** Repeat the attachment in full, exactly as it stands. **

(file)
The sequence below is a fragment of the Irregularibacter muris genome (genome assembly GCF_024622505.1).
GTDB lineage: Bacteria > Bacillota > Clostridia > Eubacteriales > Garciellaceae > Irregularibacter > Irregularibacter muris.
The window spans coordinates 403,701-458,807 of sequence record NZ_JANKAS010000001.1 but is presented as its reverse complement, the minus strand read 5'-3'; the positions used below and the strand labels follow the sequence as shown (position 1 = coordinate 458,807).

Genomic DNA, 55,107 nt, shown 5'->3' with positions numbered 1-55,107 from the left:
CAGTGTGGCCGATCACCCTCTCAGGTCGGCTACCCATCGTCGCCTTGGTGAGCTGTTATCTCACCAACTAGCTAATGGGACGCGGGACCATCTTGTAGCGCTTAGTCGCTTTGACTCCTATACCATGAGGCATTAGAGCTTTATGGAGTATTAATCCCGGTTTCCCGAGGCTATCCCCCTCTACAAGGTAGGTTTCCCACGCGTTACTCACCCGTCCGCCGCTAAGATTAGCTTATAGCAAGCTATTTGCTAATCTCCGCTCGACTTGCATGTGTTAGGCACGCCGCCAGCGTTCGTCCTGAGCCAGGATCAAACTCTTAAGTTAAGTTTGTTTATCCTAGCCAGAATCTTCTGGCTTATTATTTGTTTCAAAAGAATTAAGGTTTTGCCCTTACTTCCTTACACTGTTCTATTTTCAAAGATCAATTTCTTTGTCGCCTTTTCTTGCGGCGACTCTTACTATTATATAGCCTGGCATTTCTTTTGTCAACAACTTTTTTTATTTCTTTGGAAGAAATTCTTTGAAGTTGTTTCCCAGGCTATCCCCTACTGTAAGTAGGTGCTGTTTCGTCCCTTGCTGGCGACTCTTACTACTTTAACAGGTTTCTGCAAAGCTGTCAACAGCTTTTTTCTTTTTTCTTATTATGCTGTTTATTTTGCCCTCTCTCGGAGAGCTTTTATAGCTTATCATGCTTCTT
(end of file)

The sequence below is a fragment of the Irregularibacter muris genome (genome assembly GCF_024622505.1).
GTDB lineage: Bacteria > Bacillota > Clostridia > Eubacteriales > Garciellaceae > Irregularibacter > Irregularibacter muris.
The window spans coordinates 403,701-458,807 of sequence record NZ_JANKAS010000001.1 but is presented as its reverse complement, the minus strand read 5'-3'; the positions used below and the strand labels follow the sequence as shown (position 1 = coordinate 458,807).

Genomic DNA, 55,107 nt, shown 5'->3' with positions numbered 1-55,107 from the left:
CAGTGTGGCCGATCACCCTCTCAGGTCGGCTACCCATCGTCGCCTTGGTGAGCTGTTATCTCACCAACTAGCTAATGGGACGCGGGACCATCTTGTAGCGCTTAGTCGCTTTGACTCCTATACCATGAGGCATTAGAGCTTTATGGAGTATTAATCCCGGTTTCCCGAGGCTATCCCCCTCTACAAGGTAGGTTTCCCACGCGTTACTCACCCGTCCGCCGCTAAGATTAGCTTATAGCAAGCTATTTGCTAATCTCCGCTCGACTTGCATGTGTTAGGCACGCCGCCAGCGTTCGTCCTGAGCCAGGATCAAACTCTTAAGTTAAGTTTGTTTATCCTAGCCAGAATCTTCTGGCTTATTATTTGTTTCAAAAGAATTAAGGTTTTGCCCTTACTTCCTTACACTGTTCTATTTTCAAAGATCAATTTCTTTGTCGCCTTTTCTTGCGGCGACTCTTACTATTATATAGCCTGGCATTTCTTTTGTCAACAACTTTTTTTATTTCTTTGGAAGAAATTCTTTGAAGTTGTTTCCCAGGCTATCCCCTACTGTAAGTAGGTGCTGTTTCGTCCCTTGCTGGCGACTCTTACTACTTTAACAGGTTTCTGCAAAGCTGTCAACAGCTTTTTTCTTTTTTCTTATTATGCTGTTTATTTTGCCCTCTCTCGGAGAGCTTTTATAGCTTATCATGCTTCTT